Research Papers: Conduction

Inverse Heat Conduction Applied to the Measurement of Heat Fluxes on a Rotating Cylinder: Comparison Between an Analytical and a Numerical Technique

[+] Author and Article Information
Fabien Volle1

Cooling Technologies Research Center, Purdue University, West Lafayette, IN 47907-2088vfabien@purdue.edu

Michel Gradeck, Denis Maillet, Arsène Kouachi, Michel Lebouché

 Laboratoire d’Energétique et de Mécanique Théorique et Appliquée, Vandoeuvre-lès-Nancy, France


Corresponding author.

J. Heat Transfer 130(8), 081302 (Jun 10, 2008) (8 pages) doi:10.1115/1.2928013 History: Received February 23, 2007; Revised January 11, 2008; Published June 10, 2008

A method using either a one-dimensional analytical or a two-dimensional numerical inverse technique is developed for measurement of local heat fluxes at the surface of a hot rotating cylinder submitted to the impingement of a subcooled water jet. The direct model calculates the temperature field inside the cylinder that is submitted to a given nonuniform and time dependent heat flux on its outer surface and to a uniform surface heat source on an inner radius. In order to validate the algorithms, simulated temperature measurements inside the cylinder are processed and used by the two inverse techniques to estimate the wall heat flux. As the problem is improperly posed, regularization methods have been introduced into the analytical and numerical inverse algorithms. The numerical results obtained using the analytical technique compare well with the results obtained using the numerical algorithm, showing a good stable estimation of the available test solutions. Furthermore, real experimental data are used for the estimation, and local boiling curves are plotted and discussed.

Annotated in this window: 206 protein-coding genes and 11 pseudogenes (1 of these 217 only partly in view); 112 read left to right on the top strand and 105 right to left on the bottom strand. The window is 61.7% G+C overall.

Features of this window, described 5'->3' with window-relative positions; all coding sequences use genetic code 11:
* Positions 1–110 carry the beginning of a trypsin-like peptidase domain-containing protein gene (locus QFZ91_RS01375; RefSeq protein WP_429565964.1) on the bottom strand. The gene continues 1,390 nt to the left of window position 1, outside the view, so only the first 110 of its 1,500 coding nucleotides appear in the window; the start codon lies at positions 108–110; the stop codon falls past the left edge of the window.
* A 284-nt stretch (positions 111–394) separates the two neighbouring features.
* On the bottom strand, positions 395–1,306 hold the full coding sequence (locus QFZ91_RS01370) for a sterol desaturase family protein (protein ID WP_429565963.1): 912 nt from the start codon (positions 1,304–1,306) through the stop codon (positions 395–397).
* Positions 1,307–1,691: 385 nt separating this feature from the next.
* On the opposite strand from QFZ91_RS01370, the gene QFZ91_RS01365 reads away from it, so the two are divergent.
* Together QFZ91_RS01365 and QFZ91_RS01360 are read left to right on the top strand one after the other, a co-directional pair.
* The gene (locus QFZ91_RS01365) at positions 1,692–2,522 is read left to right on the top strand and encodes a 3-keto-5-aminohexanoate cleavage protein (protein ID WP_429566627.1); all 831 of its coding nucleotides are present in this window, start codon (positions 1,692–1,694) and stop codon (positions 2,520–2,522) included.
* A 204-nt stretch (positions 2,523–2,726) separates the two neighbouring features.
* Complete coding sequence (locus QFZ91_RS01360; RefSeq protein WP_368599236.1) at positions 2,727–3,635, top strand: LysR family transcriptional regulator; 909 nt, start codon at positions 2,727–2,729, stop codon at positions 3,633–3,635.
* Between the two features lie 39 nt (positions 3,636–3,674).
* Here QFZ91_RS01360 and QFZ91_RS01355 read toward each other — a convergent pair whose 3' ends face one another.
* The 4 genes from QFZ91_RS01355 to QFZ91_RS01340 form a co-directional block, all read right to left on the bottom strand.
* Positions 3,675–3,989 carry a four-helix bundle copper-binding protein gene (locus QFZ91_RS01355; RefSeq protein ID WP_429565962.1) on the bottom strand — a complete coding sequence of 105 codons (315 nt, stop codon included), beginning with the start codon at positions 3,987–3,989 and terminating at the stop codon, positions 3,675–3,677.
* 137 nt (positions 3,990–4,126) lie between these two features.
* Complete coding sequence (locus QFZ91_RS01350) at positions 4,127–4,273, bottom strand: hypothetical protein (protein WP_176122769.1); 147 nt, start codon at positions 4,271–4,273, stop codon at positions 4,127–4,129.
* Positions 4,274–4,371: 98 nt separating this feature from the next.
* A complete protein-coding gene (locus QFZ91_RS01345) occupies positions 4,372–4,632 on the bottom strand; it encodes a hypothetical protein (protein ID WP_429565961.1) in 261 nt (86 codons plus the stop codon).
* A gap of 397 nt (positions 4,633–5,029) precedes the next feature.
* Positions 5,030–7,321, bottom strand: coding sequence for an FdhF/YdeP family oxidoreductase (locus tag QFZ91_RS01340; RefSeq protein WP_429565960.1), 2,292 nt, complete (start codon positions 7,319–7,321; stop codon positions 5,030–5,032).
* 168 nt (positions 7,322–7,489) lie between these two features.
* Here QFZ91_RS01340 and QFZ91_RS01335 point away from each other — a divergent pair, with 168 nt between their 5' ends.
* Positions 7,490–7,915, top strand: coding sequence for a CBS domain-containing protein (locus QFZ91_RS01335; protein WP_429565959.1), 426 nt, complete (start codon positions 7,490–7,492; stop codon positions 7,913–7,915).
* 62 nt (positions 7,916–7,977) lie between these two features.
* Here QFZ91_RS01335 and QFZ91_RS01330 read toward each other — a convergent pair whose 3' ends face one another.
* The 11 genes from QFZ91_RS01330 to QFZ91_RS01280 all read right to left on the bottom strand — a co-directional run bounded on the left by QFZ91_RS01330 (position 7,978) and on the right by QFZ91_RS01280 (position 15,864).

Copyright © 2008 by American Society of Mechanical Engineers
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Figure 6

Experimental temperature and boiling curves for the static case in convection regime (——: 2D model; —⋅—: 1D model)

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Figure 7

Experimental temperature and boiling curves for the static case in boiling regime (——: 2D model ;—⋅—: 1D model)

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Figure 3

Variations of T(t) for r=r2 and γ(t=0)=π

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Figure 4

Exact and estimated heat flux for simulated temperature measurements at rTC=86.5mm, with γ(t=0)=0, σ=0.5°C, Nfts=3, and α=7×10−10m4K2W−2

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Figure 5

Experimental setup (not to scale)

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Figure 8

Temporal variations of φ2 for the rotating case, with ω≈15rad∕s and Tjet=36°C: (a) variations of φ2 for 0s<t<400s, (b) variations of φ2 for 400s<t<430s, and (c) comparison between temporal variations of φ2 estimated using 1D (——) and 2D (△) methods, for 418s<t<425s



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